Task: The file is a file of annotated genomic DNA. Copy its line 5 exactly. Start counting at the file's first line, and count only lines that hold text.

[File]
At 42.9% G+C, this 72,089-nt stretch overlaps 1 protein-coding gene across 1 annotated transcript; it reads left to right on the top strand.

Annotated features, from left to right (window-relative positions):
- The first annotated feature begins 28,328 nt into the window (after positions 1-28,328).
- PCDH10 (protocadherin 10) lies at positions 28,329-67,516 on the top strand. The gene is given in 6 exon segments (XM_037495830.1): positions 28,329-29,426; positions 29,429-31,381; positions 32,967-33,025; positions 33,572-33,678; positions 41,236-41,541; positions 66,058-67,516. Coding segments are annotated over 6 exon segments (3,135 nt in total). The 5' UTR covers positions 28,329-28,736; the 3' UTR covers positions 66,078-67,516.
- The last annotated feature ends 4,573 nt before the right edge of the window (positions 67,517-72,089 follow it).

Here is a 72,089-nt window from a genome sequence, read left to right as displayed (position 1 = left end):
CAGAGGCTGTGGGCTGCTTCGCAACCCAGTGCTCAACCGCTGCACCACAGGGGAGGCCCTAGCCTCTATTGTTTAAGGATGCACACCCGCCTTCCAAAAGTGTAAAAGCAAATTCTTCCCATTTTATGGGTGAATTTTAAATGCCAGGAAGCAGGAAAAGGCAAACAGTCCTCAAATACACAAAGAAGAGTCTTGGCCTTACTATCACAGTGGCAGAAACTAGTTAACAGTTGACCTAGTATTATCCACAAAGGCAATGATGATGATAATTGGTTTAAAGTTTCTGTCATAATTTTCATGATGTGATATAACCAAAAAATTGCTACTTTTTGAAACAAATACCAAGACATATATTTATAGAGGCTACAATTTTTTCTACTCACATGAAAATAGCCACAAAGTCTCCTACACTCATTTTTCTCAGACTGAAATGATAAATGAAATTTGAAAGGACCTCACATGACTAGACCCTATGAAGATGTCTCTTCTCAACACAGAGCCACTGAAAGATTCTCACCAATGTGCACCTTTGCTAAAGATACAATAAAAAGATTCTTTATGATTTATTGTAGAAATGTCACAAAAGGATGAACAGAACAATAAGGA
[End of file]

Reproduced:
- The last annotated feature ends 4,573 nt before the right edge of the window (positions 67,517-72,089 follow it).